Four risks associated with Lithuania’s euro adoption

Four risks associated with Lithuania’s euro adoption

Lithuania is on track to become the 19th member of the eurozone, given that the country has finally met all convergence criteria. Yet the intense desire for further integration in the EU has more of a political than  economic rationale.  

In early June, Lithuania received the preliminary green light from both the European Commission and the European Central Bank to become the last Baltic country to adopt the euro. It is proposed that the country join in January 2015, should a formal positive decision be taken in the second half of July by the EU Council of Ministers. The Lithuanian government and President Dalia Grybauskaite insist on the numerous benefits of euro adoption, like eliminating currency exchange expenses, price stability, lower interest rates and attracting investment.

But the risks that go hand in hand with the monetary integration of a peripheral, ‘‘catching up’’ economy, and an already problematically structured economic union consisting of clear leaders and followers, remain strong. Here are four risks that could come out of Lithuania adopting the euro:

1. Asymmetric shocks

The main obstacle when joining a monetary union is how to deal with asymmetric shocks, in the absence of a national monetary policy. Once part of an economy within a common currency area is hit by a boom or slump, its macroeconomic policy needs change. Hence one-size-fits-all monetary policy would be at odds with any attempts to alleviate the shock. The loss of a mechanism for adjustment makes monetary integration difficult. As adjustment through currency depreciation is no longer an option, economies hit by a shock need to implement internal devaluation in order to reduce labor costs and restore their international competitiveness. But this sort of comparable adjustment is slow and painful, and leads to high levels of unemployment.

Moreover, the existence of structural differences (heterogeneity) and low correlation of business cycles among member states of a monetary union makes the possibility of asymmetric shocks even higher. The fact that, among Baltic countries, Lithuania is found to have the least correlated business cycle with the euro area makes the option of euro adoption even riskier.

2. Low public support

Although the Lithuanian parliament approved the common currency with near unanimity, the venture lacks public support. Most Lithuanians are not really convinced about the benefits of euro adoption- a fact that comes as a logical consequence of the recent euro zone debt crisis which has hit countries of the periphery (i.e Greece, Spain etc.) since 2009. In particular, according to the recent Euro barometer survey, support for euro adoption fell to 34% in March from 40% in November, while more than half of Lithuanians oppose the switch.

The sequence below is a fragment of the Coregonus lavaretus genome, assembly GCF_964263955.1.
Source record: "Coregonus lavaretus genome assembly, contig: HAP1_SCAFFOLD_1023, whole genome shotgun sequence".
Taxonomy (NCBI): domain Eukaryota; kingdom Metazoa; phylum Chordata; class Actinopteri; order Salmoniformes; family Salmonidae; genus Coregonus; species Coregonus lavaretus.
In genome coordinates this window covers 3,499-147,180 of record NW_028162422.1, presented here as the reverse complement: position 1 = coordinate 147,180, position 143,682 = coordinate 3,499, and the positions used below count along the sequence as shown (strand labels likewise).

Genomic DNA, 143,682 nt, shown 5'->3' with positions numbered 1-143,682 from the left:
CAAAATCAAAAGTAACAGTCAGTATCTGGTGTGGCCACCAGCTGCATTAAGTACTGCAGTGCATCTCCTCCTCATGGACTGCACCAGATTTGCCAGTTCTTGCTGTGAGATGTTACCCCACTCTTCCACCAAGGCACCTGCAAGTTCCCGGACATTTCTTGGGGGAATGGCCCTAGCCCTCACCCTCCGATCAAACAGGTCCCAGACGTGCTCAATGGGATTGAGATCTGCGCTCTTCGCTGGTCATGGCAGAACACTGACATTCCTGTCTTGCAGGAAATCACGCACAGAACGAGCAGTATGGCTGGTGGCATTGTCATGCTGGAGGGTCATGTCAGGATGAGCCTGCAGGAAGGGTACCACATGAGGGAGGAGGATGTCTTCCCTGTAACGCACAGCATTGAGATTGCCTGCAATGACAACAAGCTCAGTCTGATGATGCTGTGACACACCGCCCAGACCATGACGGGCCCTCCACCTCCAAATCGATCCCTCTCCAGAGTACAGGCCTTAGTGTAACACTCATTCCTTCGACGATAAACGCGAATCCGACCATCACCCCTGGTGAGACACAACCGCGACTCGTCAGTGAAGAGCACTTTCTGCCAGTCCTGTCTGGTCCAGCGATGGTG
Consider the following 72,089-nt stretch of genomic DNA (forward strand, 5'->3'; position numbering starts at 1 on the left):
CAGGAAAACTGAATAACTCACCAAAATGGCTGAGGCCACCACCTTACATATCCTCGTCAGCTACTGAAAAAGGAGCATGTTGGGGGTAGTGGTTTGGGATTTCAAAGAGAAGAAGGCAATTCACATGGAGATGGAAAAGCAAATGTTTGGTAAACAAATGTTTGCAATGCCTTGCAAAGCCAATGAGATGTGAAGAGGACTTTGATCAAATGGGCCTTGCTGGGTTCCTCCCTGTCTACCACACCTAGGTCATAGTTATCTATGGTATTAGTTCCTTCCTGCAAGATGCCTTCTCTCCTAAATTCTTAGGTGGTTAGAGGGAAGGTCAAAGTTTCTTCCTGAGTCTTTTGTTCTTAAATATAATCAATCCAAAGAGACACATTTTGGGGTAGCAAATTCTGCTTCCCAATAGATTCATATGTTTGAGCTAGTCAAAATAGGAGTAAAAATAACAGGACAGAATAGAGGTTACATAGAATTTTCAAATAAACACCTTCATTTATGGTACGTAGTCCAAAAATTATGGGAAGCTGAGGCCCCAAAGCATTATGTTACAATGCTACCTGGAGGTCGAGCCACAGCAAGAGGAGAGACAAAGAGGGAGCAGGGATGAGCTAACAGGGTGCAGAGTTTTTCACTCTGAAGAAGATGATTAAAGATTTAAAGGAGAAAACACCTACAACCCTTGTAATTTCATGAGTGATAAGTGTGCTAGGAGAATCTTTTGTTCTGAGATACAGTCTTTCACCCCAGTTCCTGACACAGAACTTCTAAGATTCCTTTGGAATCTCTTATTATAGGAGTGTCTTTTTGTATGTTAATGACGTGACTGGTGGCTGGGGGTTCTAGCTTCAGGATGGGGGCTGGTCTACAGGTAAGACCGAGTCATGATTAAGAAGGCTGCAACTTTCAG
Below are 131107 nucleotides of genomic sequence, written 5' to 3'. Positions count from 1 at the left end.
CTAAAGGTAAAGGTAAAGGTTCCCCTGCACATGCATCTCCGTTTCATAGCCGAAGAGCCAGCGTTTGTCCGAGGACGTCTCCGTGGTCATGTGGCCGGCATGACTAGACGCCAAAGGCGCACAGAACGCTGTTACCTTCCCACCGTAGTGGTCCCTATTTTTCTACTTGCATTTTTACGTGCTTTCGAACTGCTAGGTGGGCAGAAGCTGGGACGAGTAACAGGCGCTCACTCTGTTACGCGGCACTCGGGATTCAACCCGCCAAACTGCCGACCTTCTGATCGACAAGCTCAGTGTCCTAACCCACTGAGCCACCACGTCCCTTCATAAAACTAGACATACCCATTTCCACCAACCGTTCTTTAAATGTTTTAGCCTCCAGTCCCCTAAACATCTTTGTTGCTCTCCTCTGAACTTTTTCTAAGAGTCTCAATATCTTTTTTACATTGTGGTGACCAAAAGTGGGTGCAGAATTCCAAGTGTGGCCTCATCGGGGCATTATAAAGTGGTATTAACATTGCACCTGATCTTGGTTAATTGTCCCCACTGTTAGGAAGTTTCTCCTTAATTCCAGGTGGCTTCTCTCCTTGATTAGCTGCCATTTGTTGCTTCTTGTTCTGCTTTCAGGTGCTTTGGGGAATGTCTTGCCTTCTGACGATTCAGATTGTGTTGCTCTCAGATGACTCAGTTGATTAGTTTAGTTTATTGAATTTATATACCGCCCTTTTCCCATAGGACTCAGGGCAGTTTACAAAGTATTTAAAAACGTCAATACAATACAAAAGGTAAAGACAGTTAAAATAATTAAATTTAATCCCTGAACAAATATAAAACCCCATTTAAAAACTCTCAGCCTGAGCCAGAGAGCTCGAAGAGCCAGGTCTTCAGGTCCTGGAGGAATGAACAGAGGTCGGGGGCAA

3. Price level increase

The most common argument against the common currency among eurosceptics is the price hikes that the changeover could trigger. The risk of a rise in prices does exist but it is expected to be quite modest. According to the Bank of Lithuania ‘‘the introduction of the euro should have a short-term, one-off impact on the price level of approximately 0.2 -0.3 %.”

4. The euro is not as stable as it used to be

The recent euro zone crisis highlighted in the worst possible way the fragility of the European institutions. Measures have already been taken to increase integration to shield the monetary union from future speculative attacks, (e.g., ESM and Banking Union).

But growth prospects are projected to be low in the long run. And the fact that the European Central Bank is cutting rates at even negative levels indicates that any stimulus attempt is not capable of boosting the European market.

Given the current situation of the Union and the excessive debt that many countries maintain, there are considerable chances that once a member of the euro zone, Lithuania, although relatively poor, may be obliged to financially contribute to richer, albeit indebted countries.

But if this is the case, why is Lithuania so willing to undertake these risks? There is no straightforward answer. Besides, strong arguments in favor of euro adoption also exist. However, it is clear that there are causes of a purely political nature that push Lithuania towards the West.

Stronger tie to Western Europe distances Lithuania from its longtime adversary, Russia, an argument that should not be underestimated especially in light of the recent developments in Crimea. Lithuania also wants to decrease its natural gas dependency on its eastern neighbor and fully integrating into Europe would help.

Risks from euro zone membership do exist, but Lithuania sees this potential as the only way to safeguard its economic independence from the east.



Categories: Economics, Europe

About Author

Evita Souri

Evita previously worked with the European Commission, dealing with EU external relations as well as with other governmental institutions. Her expertise is in European Union affairs and the former Soviet Union countries. Evita graduated with an MSc European Political Economy from the London School of Economics (LSE). She also holds a 1st - class honours Master's degree in Economics from the Aristotle University of Thessaloniki where she also completed her undergraduate studies in Economic Science.